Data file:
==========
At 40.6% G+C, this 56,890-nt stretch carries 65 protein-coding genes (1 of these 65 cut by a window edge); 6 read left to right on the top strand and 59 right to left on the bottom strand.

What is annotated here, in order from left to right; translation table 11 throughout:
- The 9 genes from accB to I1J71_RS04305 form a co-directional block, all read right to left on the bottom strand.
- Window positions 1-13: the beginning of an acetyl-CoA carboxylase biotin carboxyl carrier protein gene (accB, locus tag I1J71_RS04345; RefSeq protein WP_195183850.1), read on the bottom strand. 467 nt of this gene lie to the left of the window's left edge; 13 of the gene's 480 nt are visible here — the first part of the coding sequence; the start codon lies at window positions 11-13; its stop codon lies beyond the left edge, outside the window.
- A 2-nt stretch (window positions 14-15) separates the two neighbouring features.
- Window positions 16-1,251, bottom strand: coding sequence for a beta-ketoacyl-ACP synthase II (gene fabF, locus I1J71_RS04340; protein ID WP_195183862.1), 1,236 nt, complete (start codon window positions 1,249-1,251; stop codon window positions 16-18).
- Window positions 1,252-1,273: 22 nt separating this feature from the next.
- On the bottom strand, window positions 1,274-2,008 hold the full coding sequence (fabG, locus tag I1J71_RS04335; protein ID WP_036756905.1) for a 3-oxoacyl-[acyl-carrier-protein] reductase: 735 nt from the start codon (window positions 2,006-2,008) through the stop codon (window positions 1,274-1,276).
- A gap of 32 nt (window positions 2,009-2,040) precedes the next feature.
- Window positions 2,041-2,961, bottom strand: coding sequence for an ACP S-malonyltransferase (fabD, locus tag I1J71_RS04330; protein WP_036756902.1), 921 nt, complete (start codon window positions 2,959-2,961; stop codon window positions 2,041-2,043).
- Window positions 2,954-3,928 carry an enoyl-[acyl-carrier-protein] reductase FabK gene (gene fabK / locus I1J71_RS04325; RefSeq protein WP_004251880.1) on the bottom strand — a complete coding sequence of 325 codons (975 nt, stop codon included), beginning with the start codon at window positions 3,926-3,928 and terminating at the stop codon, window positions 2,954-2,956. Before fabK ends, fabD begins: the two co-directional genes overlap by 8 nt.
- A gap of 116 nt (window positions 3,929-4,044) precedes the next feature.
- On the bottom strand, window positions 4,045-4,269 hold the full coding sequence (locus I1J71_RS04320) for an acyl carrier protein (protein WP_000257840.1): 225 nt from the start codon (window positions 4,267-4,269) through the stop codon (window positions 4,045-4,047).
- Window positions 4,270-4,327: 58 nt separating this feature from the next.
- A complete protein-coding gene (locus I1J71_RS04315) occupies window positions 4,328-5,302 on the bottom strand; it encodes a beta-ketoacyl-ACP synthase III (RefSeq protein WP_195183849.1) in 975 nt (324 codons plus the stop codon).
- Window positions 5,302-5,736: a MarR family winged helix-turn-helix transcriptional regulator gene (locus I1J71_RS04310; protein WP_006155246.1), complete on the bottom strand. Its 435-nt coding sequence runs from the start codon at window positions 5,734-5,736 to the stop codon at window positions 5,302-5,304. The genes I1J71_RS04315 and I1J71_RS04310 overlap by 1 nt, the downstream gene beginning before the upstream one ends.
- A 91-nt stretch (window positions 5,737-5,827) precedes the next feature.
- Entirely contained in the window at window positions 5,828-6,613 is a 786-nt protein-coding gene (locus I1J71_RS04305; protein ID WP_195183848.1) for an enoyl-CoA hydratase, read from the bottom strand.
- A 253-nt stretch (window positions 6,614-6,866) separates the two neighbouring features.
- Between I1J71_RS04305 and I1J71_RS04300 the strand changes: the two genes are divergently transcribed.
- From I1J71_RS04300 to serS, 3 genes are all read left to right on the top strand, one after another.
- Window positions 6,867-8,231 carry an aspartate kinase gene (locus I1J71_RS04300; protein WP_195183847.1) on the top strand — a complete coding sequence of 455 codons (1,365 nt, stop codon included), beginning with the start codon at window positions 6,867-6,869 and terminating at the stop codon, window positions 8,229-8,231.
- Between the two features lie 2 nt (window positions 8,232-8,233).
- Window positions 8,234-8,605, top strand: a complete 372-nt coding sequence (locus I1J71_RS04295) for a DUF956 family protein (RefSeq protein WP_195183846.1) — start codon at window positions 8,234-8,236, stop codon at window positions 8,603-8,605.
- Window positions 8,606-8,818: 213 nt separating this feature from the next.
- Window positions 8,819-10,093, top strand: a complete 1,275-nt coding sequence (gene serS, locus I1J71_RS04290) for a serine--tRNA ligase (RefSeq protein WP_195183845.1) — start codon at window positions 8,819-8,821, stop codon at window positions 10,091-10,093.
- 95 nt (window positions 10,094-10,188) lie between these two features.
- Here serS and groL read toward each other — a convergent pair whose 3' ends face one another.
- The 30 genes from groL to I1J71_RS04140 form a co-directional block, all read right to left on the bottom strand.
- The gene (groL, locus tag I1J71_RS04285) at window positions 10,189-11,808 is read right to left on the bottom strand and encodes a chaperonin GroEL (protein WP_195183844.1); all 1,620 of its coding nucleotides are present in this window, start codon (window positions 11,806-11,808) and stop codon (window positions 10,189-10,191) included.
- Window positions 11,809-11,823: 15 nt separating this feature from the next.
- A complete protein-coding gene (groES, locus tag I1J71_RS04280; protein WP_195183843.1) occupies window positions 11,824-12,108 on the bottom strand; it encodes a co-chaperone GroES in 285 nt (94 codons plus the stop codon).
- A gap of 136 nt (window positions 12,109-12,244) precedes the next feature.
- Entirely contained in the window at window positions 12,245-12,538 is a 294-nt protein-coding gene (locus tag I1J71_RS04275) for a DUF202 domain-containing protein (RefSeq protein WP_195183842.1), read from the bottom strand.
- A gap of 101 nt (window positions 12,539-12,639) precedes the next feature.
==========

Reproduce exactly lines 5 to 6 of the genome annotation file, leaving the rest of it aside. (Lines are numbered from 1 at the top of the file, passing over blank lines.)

- A 2-nt stretch (window positions 14-15) separates the two neighbouring features.
- Window positions 16-1,251, bottom strand: coding sequence for a beta-ketoacyl-ACP synthase II (gene fabF, locus I1J71_RS04340; protein ID WP_195183862.1), 1,236 nt, complete (start codon window positions 1,249-1,251; stop codon window positions 16-18).